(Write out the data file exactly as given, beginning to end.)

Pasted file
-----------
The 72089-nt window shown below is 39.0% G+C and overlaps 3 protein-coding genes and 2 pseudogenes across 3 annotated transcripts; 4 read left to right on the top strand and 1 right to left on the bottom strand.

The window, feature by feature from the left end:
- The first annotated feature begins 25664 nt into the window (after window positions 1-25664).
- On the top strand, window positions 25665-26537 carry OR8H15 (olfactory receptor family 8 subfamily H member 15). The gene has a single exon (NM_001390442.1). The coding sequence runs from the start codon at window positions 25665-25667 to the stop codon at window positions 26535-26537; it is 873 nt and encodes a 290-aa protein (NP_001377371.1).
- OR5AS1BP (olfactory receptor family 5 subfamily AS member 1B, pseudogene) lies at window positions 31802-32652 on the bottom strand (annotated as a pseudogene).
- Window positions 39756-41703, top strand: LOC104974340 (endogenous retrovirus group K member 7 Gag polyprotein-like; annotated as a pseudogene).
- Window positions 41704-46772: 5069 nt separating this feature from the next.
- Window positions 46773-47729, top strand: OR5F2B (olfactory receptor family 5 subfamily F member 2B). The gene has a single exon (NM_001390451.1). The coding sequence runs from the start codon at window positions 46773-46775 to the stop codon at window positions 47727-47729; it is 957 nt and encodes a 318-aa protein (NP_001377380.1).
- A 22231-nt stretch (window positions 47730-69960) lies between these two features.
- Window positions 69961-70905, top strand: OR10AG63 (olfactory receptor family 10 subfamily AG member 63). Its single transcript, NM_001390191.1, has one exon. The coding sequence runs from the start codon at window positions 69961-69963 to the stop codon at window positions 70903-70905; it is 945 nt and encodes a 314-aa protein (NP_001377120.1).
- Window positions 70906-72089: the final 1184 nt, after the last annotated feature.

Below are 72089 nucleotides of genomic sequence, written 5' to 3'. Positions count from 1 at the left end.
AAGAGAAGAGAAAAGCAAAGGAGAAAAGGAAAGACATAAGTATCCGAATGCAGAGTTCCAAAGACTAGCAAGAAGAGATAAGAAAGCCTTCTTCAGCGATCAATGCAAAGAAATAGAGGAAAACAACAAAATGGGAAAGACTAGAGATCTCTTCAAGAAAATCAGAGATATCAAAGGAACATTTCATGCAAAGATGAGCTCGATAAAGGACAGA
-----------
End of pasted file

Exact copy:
The 72089-nt window shown below is 39.0% G+C and overlaps 3 protein-coding genes and 2 pseudogenes across 3 annotated transcripts; 4 read left to right on the top strand and 1 right to left on the bottom strand.

The window, feature by feature from the left end:
- The first annotated feature begins 25664 nt into the window (after window positions 1-25664).
- On the top strand, window positions 25665-26537 carry OR8H15 (olfactory receptor family 8 subfamily H member 15). The gene has a single exon (NM_001390442.1). The coding sequence runs from the start codon at window positions 25665-25667 to the stop codon at window positions 26535-26537; it is 873 nt and encodes a 290-aa protein (NP_001377371.1).
- OR5AS1BP (olfactory receptor family 5 subfamily AS member 1B, pseudogene) lies at window positions 31802-32652 on the bottom strand (annotated as a pseudogene).
- Window positions 39756-41703, top strand: LOC104974340 (endogenous retrovirus group K member 7 Gag polyprotein-like; annotated as a pseudogene).
- Window positions 41704-46772: 5069 nt separating this feature from the next.
- Window positions 46773-47729, top strand: OR5F2B (olfactory receptor family 5 subfamily F member 2B). The gene has a single exon (NM_001390451.1). The coding sequence runs from the start codon at window positions 46773-46775 to the stop codon at window positions 47727-47729; it is 957 nt and encodes a 318-aa protein (NP_001377380.1).
- A 22231-nt stretch (window positions 47730-69960) lies between these two features.
- Window positions 69961-70905, top strand: OR10AG63 (olfactory receptor family 10 subfamily AG member 63). Its single transcript, NM_001390191.1, has one exon. The coding sequence runs from the start codon at window positions 69961-69963 to the stop codon at window positions 70903-70905; it is 945 nt and encodes a 314-aa protein (NP_001377120.1).
- Window positions 70906-72089: the final 1184 nt, after the last annotated feature.

Below are 72089 nucleotides of genomic sequence, written 5' to 3'. Positions count from 1 at the left end.
AAGAGAAGAGAAAAGCAAAGGAGAAAAGGAAAGACATAAGTATCCGAATGCAGAGTTCCAAAGACTAGCAAGAAGAGATAAGAAAGCCTTCTTCAGCGATCAATGCAAAGAAATAGAGGAAAACAACAAAATGGGAAAGACTAGAGATCTCTTCAAGAAAATCAGAGATATCAAAGGAACATTTCATGCAAAGATGAGCTCGATAAAGGACAGA